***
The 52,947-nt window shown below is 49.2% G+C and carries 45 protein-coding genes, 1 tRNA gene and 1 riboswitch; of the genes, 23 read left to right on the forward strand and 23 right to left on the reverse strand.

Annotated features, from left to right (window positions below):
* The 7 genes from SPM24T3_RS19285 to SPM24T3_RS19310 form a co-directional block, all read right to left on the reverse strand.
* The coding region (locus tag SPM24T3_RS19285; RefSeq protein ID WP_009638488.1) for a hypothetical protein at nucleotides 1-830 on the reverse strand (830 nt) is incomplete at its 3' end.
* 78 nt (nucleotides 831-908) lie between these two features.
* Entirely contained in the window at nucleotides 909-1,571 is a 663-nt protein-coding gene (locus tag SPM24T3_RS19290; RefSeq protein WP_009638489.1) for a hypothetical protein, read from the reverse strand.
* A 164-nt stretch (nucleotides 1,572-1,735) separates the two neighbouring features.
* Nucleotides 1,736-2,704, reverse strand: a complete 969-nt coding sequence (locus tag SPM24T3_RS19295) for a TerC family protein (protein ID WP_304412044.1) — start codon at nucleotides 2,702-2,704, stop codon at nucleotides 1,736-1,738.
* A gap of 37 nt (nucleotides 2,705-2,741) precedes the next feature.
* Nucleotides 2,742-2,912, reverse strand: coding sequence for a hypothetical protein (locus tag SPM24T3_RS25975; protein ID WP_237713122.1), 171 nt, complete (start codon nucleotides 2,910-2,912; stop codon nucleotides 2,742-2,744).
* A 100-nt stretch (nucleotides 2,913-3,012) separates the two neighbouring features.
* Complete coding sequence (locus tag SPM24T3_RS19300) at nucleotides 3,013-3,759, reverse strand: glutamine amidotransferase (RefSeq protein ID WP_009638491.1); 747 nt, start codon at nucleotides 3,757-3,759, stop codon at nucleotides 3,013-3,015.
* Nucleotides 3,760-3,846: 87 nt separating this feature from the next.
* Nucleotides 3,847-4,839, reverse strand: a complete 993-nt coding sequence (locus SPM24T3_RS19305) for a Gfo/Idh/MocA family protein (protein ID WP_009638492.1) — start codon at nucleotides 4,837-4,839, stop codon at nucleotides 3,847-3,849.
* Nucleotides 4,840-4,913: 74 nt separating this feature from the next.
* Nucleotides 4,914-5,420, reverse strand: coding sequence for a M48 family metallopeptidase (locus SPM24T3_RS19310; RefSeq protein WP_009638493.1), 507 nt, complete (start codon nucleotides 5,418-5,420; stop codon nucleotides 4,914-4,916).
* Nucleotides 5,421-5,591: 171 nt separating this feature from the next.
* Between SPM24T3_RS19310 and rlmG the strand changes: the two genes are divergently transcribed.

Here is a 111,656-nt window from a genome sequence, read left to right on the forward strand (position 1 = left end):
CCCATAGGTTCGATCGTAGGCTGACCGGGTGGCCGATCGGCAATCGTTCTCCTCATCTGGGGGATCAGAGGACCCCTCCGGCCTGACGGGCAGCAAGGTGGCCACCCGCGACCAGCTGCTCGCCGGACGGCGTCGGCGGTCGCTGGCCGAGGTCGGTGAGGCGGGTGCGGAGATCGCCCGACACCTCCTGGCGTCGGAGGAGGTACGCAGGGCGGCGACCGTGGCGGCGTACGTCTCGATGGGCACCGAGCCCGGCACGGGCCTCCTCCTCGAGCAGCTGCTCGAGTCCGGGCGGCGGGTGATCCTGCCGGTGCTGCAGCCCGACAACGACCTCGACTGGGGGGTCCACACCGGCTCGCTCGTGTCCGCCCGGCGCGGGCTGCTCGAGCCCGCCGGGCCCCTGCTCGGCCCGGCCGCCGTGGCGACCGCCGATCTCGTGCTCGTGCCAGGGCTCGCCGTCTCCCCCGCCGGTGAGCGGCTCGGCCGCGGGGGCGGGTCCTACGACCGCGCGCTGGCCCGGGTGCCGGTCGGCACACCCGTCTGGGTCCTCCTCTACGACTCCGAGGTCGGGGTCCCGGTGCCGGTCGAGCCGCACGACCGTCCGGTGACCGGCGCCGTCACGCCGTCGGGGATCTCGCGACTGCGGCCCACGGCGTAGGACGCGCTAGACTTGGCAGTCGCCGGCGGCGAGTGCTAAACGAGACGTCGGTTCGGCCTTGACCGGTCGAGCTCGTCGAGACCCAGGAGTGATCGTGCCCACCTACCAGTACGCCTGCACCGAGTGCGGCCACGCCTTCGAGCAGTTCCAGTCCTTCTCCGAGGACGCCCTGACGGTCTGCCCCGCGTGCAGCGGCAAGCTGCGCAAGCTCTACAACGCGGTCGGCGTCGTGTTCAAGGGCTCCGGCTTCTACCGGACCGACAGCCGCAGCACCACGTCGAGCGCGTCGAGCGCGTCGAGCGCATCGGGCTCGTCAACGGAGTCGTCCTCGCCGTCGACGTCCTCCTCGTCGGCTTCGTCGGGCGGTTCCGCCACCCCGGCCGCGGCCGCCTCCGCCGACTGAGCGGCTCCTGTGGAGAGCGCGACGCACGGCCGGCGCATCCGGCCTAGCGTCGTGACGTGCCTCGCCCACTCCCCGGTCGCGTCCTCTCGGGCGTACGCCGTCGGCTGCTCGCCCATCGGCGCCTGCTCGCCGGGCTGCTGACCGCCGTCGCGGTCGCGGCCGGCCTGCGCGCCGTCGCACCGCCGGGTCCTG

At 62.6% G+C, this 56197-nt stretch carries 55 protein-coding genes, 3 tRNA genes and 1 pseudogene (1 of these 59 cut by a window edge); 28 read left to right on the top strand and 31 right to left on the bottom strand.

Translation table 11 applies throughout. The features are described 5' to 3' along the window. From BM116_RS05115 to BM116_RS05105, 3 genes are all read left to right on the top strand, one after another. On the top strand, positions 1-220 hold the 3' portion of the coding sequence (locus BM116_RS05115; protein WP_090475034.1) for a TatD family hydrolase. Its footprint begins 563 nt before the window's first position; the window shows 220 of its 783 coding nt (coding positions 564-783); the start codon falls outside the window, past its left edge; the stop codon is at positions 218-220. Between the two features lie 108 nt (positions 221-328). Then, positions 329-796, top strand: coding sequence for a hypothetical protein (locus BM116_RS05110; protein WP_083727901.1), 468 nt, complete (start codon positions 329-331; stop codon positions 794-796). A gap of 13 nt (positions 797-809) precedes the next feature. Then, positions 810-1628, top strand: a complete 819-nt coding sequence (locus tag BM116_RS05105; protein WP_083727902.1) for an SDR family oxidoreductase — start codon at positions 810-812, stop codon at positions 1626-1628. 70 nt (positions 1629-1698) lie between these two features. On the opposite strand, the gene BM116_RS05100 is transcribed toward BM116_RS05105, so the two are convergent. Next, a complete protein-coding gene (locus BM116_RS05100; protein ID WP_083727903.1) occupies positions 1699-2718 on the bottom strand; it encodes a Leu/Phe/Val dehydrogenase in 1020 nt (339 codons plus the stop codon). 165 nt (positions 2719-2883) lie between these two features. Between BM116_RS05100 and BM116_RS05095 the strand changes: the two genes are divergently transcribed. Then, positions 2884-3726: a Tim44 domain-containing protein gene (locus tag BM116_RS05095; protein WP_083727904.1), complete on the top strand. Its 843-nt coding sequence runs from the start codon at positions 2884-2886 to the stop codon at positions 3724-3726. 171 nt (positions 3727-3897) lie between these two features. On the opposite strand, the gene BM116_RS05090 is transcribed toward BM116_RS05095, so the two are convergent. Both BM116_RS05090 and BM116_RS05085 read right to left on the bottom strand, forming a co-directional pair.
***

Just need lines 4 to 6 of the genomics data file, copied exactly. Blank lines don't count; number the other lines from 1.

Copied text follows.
* The coding region (locus tag SPM24T3_RS19285; RefSeq protein ID WP_009638488.1) for a hypothetical protein at nucleotides 1-830 on the reverse strand (830 nt) is incomplete at its 3' end.
* 78 nt (nucleotides 831-908) lie between these two features.
* Entirely contained in the window at nucleotides 909-1,571 is a 663-nt protein-coding gene (locus tag SPM24T3_RS19290; RefSeq protein WP_009638489.1) for a hypothetical protein, read from the reverse strand.